An Open Letter to The Hoya’s “Dinner with 7 ‘Strangers’: A Recipe for Disaster?”
Dearest Ms. Marina Smith & The Hoya,
It is with warmest appreciation that we write today, as you make some good points on 4E. We certainly expected that our idea for Dinner With 7 Strangers would be met with questions. In fact, we’d be more worried had it not. For who are we to call ourselves Hoyas if we do not question the unknown? Great ideas at Georgetown are a dime a dozen. Unfortunately, stupid ideas are about a nickel a dozen.
The premise of DW7S is, indeed, to share both food and food for thought with seven “strangers.” It’s possible that dinner may include an “awkward acquaintance, person you semi-know, or person you never want to see again.” (If you’ve enjoyed your Georgetown experience thus far, we hope you don’t have a long list of the latter.) But if it assuages your fears, we can offer the following: Your odds of dining with such unsavory people are roughly the same as you dining with Bradley Cooper. Because most Hoyas are roughly four degrees of separation away from dear Mr. Cooper, it’s no surprise that you may know someone who is a present part of the Georgetown community. So you’re correct in assuming that you may accidentally know some of these “strangers,” despite our best efforts. Weigh your odds, and may they be ever in your favor. It is, as we say, the nature of the beast.
In his inaugural address “Engaging the Tensions, Living the Questions,” President DeGioia identified Georgetown as a heart of culture with a soul full of tensions. Addressing and learning about that which makes us profoundly uncomfortable stands at the foundation of a Jesuit education. These tensions visibly bubble to the surface in light of classes like the Problem of God, in reaction to events like Ferguson, and in dialogue about privilege in all forms. However, plot twist: these tensions are also omnipresent in our daily lives. Indeed, we’re no longer all freshmen, but we do understand your concerns. We would, however, invite you to consider a few things.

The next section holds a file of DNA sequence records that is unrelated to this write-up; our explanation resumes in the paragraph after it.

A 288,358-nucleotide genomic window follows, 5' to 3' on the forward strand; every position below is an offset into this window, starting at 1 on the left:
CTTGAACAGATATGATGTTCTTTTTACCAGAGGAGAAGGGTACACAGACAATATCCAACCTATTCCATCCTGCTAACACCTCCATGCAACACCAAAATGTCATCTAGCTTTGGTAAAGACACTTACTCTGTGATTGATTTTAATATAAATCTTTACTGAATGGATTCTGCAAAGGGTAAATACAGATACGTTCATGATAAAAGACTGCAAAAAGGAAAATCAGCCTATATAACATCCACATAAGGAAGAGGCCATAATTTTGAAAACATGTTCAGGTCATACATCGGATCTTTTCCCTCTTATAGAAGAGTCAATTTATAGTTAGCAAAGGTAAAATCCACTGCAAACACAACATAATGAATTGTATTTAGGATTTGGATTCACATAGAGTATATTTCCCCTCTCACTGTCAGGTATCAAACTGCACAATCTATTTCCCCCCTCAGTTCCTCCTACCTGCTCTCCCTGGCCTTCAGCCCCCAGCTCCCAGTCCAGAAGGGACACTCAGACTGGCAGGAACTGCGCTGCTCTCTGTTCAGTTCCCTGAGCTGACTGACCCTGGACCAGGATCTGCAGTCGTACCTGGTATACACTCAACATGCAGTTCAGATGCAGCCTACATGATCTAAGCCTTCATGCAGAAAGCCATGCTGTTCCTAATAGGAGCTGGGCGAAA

For the person’s name you can’t remember, we invite you to ask. That may very well be the point of these dinners--to learn about someone beyond the facade of Facebook stalking. For that Brownhouse boy/girl with whom you’ve had relations, take a deep breath. Getting to know someone beyond the DFMO context is quite refreshing. For that professor, smile and relax. Professors are humans and Hoyas too. They relish the chance to get to know students beyond the blackboard. And hey, Comic Sans probably added humor to a stack of otherwise Times New Roman papers anyway.
For your old freshman roommate, know that one dinner is far different than yearlong cohabitation. Celebrate the past...and also the fact that you don’t have to do it again. Thank your present roommate for not sucking. For the GERMS workers, thank them for volunteering. They don’t hear it enough. Especially because vomiting and “thank you”s tend to be mutually exclusive. For your future husband/wife, embrace it. Tell the story at your wedding. (And don’t forget to invite us.) It’s a better story than Tinder, anyway. For Bradley Cooper, we’re rooting for you. Good luck!
The truth is, Dinner With 7 Strangers is not a perfect recipe. But we kindly contend that it isn’t a recipe for disaster either. As President DeGioia pointed out, reconciling the nature of our culture inevitably gives rise to tensions. It’s easy to cling to safety and certainty—to what we know and not what we fear. This letter serves as a reminder that we didn’t come to Georgetown to stay within the confines of our comfort zone. To engage in the inherent tensions of Georgetown is to truly experience what it means to be a Hoya. That means confronting the embarrassing, the inconvenient, and the awkward. That means understanding that we’re cut from the same fabric—not a cut above or below one another. That means getting to know those who aren’t like you rather than those who are. And sometimes, that means simply daring to signup and have a conversation over Dinner With 7 Strangers.
Because really, who are we to call ourselves Hoyas if we fear the unknown?
Dinner With 7 Strangers